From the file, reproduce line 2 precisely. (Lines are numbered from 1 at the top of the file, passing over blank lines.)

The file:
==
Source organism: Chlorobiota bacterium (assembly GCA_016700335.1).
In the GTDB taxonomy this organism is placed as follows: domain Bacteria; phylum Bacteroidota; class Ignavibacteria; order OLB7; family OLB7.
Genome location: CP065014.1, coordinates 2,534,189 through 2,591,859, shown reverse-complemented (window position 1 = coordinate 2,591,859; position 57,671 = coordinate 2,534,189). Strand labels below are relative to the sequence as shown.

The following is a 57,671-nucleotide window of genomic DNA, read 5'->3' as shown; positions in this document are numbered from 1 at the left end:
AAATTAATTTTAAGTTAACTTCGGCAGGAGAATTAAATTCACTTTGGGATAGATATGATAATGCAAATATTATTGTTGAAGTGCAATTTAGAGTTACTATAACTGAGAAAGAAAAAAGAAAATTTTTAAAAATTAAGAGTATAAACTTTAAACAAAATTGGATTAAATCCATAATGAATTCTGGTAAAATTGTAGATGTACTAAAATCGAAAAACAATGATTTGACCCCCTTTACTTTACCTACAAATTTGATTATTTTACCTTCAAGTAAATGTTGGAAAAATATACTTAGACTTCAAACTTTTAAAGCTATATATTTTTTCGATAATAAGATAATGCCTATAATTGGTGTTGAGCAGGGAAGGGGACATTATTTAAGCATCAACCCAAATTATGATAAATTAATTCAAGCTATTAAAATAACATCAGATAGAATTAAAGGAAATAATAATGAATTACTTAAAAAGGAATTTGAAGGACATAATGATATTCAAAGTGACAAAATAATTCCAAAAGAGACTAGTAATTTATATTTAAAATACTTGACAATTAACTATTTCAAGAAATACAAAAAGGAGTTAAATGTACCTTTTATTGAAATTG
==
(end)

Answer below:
In the GTDB taxonomy this organism is placed as follows: domain Bacteria; phylum Bacteroidota; class Ignavibacteria; order OLB7; family OLB7.